The graph shows how equilibrium changes based on whether a firm focuses on its own costs or social costs.
Image credit: Figure 1 in “The Economics of Pollution” by OpenStaxCollege, CC BY 4.0
A supply shift caused by pollution costs
Price Quantity demanded Quantity supplied before considering pollution cost Quantity supplied after considering pollution cost
$600 50,000 40,000 30,000
$650 45,000 45,000 35,000
$700 40,000 50,000 40,000
$750 35,000 55,000 45,000
$800 30,000 60,000 50,000
$850 25,000 65,000 55,000
$900 20,000 70,000 60,000
The situation is not actually that simple, however. Pollution is created as a byproduct of the metals, plastics, chemicals, and energy that are used in manufacturing refrigerators. Let’s say that, if these pollutants were emitted into the air and water, they would create costs of $100 per refrigerator produced. These costs might occur because of injuries to human health, impact on property values, destruction of wildlife habitat, reduction of recreation possibilities, or because of other negative impacts.
In a market with no anti-pollution restrictions, firms can dispose of certain wastes at no cost. Now imagine that firms that produce refrigerators must factor in these external costs of pollution—that is, the firms have to consider not only the costs of labor and materials needed to make a refrigerator but also the broader costs to society from pollution. If the firm is required to pay $100 for the additional external costs of pollution each time it produces a refrigerator, production becomes more costly and the entire supply curve shifts up by $100.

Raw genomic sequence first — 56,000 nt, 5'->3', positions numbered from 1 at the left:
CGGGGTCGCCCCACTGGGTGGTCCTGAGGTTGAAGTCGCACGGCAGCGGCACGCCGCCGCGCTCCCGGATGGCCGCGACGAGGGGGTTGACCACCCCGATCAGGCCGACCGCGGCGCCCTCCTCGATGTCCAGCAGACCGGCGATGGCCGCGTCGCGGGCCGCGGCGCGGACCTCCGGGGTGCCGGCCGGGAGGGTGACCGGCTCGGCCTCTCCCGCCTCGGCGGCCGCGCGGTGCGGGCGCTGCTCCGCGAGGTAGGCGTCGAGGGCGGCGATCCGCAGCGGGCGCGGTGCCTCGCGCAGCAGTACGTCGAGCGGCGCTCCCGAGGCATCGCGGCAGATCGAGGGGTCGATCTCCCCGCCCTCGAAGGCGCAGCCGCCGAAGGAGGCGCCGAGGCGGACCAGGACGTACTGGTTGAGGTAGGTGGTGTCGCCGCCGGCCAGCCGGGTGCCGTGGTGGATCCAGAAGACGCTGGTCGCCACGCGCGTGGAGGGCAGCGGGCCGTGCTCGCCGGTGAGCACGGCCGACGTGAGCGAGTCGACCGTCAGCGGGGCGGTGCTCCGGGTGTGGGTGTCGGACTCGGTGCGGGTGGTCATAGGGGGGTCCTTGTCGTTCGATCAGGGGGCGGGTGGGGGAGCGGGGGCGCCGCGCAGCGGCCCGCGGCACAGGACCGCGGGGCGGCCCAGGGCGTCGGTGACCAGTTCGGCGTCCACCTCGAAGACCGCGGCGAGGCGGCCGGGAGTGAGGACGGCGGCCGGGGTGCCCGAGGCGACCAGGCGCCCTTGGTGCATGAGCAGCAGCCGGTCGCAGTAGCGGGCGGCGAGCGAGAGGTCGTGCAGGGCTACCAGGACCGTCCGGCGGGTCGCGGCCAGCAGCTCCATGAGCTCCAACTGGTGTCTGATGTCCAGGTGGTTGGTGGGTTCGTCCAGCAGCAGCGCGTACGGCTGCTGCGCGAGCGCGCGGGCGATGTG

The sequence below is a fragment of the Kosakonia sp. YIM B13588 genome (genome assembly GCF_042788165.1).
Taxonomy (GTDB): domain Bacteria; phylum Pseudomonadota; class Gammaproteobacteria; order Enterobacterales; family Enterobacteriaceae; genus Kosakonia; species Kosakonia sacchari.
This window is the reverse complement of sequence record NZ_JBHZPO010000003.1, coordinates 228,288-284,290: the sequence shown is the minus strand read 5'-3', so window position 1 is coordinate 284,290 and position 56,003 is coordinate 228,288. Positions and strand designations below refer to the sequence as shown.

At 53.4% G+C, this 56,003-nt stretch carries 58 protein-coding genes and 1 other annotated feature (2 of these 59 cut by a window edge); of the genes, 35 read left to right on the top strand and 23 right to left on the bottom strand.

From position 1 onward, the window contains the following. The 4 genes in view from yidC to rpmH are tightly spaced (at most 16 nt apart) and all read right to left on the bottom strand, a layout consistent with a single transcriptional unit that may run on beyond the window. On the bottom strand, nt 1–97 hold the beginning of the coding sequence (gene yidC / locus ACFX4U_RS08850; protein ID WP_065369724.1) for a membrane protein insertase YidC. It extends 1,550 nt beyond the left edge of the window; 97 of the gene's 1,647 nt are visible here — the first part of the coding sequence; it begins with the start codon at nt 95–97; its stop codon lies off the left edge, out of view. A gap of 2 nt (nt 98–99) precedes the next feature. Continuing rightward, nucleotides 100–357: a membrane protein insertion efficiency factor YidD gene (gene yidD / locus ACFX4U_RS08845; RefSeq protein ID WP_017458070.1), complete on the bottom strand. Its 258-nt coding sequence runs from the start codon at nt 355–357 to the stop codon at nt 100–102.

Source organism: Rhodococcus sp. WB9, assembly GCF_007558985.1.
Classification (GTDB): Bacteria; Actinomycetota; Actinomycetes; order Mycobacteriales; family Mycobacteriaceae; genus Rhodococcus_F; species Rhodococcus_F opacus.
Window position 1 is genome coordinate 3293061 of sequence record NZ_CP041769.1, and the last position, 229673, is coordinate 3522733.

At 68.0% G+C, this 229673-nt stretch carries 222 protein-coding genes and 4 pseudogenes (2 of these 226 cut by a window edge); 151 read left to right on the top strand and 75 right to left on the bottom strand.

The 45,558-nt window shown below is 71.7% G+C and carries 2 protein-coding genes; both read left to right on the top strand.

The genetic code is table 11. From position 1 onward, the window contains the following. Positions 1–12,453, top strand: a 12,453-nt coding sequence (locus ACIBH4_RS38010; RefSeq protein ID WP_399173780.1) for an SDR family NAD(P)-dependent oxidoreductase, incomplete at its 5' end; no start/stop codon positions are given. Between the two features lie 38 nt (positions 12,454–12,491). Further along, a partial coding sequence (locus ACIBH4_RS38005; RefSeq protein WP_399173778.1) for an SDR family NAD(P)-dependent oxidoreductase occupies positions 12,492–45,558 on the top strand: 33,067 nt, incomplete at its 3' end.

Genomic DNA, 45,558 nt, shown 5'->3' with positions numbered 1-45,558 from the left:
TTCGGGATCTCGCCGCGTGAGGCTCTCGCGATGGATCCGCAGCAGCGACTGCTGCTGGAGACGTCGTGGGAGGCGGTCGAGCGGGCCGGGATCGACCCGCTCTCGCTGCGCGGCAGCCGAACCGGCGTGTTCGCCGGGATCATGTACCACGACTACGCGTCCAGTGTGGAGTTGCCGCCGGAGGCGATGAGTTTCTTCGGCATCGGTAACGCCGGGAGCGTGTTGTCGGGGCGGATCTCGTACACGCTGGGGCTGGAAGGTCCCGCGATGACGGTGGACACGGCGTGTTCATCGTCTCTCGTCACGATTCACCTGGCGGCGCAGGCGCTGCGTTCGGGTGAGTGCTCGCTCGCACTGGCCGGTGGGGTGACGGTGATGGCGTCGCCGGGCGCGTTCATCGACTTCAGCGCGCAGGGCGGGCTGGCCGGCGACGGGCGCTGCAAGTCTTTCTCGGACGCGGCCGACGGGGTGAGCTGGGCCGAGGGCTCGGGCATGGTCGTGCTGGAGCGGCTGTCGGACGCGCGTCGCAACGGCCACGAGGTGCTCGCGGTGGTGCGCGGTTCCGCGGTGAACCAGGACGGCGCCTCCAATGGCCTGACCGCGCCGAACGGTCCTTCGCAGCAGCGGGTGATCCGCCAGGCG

Notice the fourth column of the table above. Taking external costs of pollution into account, the firm will need to receive a price of $700 per refrigerator and produce a quantity of 40,000. You can also see this shift on the graph by looking at supply curve \text{Ssocial}SsocialS, s, o, c, i, a, l. The new equilibrium will occur at \text{E1}E1E, 1; taking the additional external costs of pollution into account results in a higher price, a lower quantity of production, and a lower quantity of pollution.
Could I see another example, please?
Remember that supply curves are based on choices about production that firms make while looking at their marginal costs; demand curves are based on the benefits that individuals perceive while maximizing utility. If no externalities existed, private costs would be the same as the costs to society as a whole, and private benefits would be the same as the benefits to society as a whole. Thus, if no externalities existed, the interaction of demand and supply would coordinate social costs and benefits.
But the reality is that externalities do exist. Because of this, a supply curve showing private costs doesn’t actually represent all social costs.
Because externalities represent a case where markets no longer consider all social costs but only some of them, economists commonly refer to externalities as an example of market failure. When there is market failure, the private market fails to achieve efficient output because either firms do not account for all costs incurred in the production of output and/or consumers do not account for all benefits obtained, in the case of a positive externality. In the case of pollution, at the market output, social costs of production exceed social benefits to consumers, and the market produces too much of the product.
There’s a general concept here. If firms are required to pay the social costs of pollution, they create less pollution but produce less of the product and charge a higher price.
Summary
Economic production can cause environmental damage. This tradeoff arises for all countries, whether high-income or low-income, and whether their economies are market-oriented or command-oriented.
An externality, sometimes called a spillover, occurs when an exchange between a buyer and seller has an impact on a third party who is not part of the exchange. Externalities can be positive or negative.